Very few things you learn about in medical school are worthy of "normal people" conversations. No one, including me, cares about gluconeogenesis. Who, other than a med student, will appreciate an electon micrograph of a podocyte. When it comes to our insides, people grimace when you talk about bile caniculi and want no more detail than the knowledge that our liver exists and is somewhere in the middle-ish area of our body.
One of the rare exceptions is pedialyte and the theorized physiology behind the hangover. I have found that normal people LOVE to talk about pedialyte. Seriously.
My take on the hangover comes from an amalgamation of sources. The most fresh in my head is the recent New Yorker article.
The alcohol that we drink is ethanol. Our body breaks this down with the help of a number of liver enzymes. One theory states that the hell of the hangover begins when our body is finished breaking down ethanol, and moves on to methanol, an additional ingredient in alcoholic beverages. In the process of breaking down methanol, the body releases materials that are toxic, and basically these are (some of) the materials that make you feel like crap. With this theory in mind, the hair-of-the-dog hangover remedy makes perfect sense. By having that morning-after bloody mary you are re-introducing ethanol into your body. This causes your body to shift focus and re-direct its attention to the digestion of ethanol. The methanol does not disappear, it is for the moment forgotten about, and you begin to see the light at the end of the tunnel. Similarly, this is why spicy foods, or other foods that the body either sees as toxins or needs to spend time and energy on to digest, relieve our suffering. The liver re-prioritizes and is temporarily distracted from dealing with the methanol. It’ll save your punishment for a later date. At which time, hopefully you will be asleep and unaware of the agony.
There are a number of other components to the hangover. Nausea is probably caused by an irritation and activation of certain receptors that line your stomach. Fatigue might be caused by a release of cytokines, signalling compounds usually released by immune cells that enable communication between different parts of the body. Also, alcohol is a diuretic which increases one’s need to pee, and there you get dehydration.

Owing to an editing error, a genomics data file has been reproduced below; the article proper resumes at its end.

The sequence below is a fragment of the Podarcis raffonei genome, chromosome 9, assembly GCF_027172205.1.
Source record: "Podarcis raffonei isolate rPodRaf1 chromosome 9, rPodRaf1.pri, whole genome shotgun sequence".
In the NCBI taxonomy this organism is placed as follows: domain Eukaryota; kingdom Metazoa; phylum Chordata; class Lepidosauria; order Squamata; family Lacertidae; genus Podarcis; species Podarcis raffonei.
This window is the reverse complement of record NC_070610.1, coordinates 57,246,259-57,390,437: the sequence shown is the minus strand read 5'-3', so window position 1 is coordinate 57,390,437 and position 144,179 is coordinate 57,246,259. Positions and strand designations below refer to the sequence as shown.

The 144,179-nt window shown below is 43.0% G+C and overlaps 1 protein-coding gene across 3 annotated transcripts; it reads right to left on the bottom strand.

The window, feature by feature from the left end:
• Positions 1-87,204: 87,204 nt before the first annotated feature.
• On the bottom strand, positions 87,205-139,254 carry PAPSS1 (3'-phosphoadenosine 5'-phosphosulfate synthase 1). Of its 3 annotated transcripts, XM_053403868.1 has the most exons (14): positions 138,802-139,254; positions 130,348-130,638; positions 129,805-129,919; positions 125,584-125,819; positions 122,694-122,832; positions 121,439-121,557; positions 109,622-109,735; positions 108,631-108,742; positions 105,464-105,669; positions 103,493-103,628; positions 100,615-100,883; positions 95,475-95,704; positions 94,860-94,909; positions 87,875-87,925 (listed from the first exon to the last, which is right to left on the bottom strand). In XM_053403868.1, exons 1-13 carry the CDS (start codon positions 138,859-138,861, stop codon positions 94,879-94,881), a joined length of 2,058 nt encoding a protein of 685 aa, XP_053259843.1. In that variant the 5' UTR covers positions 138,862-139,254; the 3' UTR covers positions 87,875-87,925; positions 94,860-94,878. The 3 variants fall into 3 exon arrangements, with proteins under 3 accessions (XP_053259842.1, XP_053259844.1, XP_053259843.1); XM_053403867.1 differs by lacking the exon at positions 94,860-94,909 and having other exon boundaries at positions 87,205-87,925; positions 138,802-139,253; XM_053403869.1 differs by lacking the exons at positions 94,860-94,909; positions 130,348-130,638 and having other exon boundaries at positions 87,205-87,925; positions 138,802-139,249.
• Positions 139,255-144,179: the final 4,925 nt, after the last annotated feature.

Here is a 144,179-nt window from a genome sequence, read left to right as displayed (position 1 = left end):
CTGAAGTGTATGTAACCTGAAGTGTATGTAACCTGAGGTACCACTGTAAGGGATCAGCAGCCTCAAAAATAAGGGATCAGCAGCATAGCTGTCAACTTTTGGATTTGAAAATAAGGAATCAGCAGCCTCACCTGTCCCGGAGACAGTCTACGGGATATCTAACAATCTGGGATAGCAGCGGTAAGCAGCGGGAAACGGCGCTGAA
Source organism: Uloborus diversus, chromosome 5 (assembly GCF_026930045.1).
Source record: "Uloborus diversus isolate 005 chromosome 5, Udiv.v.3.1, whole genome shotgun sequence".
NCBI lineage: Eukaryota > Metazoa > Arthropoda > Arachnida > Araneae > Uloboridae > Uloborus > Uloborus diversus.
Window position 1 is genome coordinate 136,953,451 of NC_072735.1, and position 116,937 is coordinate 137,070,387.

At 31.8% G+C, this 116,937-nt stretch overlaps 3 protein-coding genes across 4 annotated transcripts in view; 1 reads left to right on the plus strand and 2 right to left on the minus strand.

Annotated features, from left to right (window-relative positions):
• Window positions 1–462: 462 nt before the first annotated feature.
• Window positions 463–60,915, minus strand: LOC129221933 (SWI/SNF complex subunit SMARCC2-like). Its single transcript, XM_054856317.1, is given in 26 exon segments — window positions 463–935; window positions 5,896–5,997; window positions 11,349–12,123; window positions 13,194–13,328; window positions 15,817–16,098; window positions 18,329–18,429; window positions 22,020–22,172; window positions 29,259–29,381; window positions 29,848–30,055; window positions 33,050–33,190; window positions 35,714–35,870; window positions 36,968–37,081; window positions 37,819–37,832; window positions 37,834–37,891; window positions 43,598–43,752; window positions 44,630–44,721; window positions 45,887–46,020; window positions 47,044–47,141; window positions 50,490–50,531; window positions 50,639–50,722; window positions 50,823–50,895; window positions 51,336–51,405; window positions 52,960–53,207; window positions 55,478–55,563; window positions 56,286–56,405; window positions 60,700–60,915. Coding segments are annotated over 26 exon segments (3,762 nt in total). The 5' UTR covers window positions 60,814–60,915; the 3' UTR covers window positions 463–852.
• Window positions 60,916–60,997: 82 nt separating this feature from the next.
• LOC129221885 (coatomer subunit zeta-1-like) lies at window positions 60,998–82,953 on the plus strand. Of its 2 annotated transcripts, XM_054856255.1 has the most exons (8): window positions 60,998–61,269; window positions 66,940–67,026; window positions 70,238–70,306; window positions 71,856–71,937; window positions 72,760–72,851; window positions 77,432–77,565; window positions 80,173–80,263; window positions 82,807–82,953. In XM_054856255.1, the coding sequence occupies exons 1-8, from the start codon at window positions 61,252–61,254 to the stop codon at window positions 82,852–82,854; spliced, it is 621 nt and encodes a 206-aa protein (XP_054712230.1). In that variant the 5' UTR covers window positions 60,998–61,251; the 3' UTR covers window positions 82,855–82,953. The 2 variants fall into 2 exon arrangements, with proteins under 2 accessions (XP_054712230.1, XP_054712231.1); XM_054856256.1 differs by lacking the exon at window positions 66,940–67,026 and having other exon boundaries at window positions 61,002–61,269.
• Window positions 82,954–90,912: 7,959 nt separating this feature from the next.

This is where med school, physiology, and pedialyte enter the picture. When you wake up in the morning feeling kind of crummy and very thirsty, Gatorade is often a first choice drink. What I learned is that Gatorade is not the best idea. It may actually cause you to have diahrrea. In general, from compartment to compartment the body likes to keep thinks balanced and in the appropriate proportions. Gatorade has a high glucose content. When you drink Gatorade you are introducing high levels of solute into the lumen of your intestine, way more than your intestine can absorb. So now you have more molecules in the lumen than in the cells that line the lumen of the intenstine. In order to keep concentrations balanced and lower the luminal solute concentration, water will flow out of the cell into the lumen of your intestine, causing watery poop, aka diahrrea.
The solution: pedialyte. Yes, that stuff (that I thought was supposed to be nasty until I actually tried it last weekend) for babies. It has the perfect concentration of glucose and other electrolytes, your body can absorb what it needs. This was discussed for maybe 11 seconds of one small group session, and it is the equivalent of about 1/677,837,286 th of what was covered over the entire semester of physiology. But is one of the, ohhh let’s say, FOUR things that actually stuck.